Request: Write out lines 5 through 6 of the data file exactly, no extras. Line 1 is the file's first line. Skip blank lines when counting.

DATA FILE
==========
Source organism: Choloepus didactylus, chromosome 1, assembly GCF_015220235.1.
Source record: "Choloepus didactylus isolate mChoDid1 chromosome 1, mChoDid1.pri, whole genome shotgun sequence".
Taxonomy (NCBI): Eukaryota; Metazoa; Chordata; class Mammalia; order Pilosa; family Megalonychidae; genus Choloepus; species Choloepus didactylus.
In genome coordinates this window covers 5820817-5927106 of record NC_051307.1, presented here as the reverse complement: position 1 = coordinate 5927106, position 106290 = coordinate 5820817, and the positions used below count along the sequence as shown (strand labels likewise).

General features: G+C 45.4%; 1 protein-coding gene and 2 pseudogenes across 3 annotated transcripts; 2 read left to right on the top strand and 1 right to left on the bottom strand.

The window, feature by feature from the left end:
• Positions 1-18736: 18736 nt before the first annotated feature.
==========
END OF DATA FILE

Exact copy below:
General features: G+C 45.4%; 1 protein-coding gene and 2 pseudogenes across 3 annotated transcripts; 2 read left to right on the top strand and 1 right to left on the bottom strand.

The window, feature by feature from the left end: